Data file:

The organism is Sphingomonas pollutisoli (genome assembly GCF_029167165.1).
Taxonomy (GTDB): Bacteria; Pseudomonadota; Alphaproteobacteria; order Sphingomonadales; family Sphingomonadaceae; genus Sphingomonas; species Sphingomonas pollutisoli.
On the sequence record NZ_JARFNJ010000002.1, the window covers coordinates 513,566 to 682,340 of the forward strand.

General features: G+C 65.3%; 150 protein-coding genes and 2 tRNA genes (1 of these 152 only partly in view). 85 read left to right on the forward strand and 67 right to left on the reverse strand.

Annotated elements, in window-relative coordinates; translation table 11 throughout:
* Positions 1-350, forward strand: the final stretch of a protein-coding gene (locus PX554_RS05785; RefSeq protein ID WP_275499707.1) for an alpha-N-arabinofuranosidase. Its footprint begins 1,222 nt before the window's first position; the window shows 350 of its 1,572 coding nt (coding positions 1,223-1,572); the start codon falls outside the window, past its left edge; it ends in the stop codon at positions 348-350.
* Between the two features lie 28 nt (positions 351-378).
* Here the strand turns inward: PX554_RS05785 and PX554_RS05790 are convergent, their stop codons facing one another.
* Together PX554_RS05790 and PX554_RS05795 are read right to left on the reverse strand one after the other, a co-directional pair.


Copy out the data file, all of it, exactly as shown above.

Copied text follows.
The organism is Sphingomonas pollutisoli (genome assembly GCF_029167165.1).
Taxonomy (GTDB): Bacteria; Pseudomonadota; Alphaproteobacteria; order Sphingomonadales; family Sphingomonadaceae; genus Sphingomonas; species Sphingomonas pollutisoli.
On the sequence record NZ_JARFNJ010000002.1, the window covers coordinates 513,566 to 682,340 of the forward strand.

General features: G+C 65.3%; 150 protein-coding genes and 2 tRNA genes (1 of these 152 only partly in view). 85 read left to right on the forward strand and 67 right to left on the reverse strand.

Annotated elements, in window-relative coordinates; translation table 11 throughout:
* Positions 1-350, forward strand: the final stretch of a protein-coding gene (locus PX554_RS05785; RefSeq protein ID WP_275499707.1) for an alpha-N-arabinofuranosidase. Its footprint begins 1,222 nt before the window's first position; the window shows 350 of its 1,572 coding nt (coding positions 1,223-1,572); the start codon falls outside the window, past its left edge; it ends in the stop codon at positions 348-350.
* Between the two features lie 28 nt (positions 351-378).
* Here the strand turns inward: PX554_RS05785 and PX554_RS05790 are convergent, their stop codons facing one another.
* Together PX554_RS05790 and PX554_RS05795 are read right to left on the reverse strand one after the other, a co-directional pair.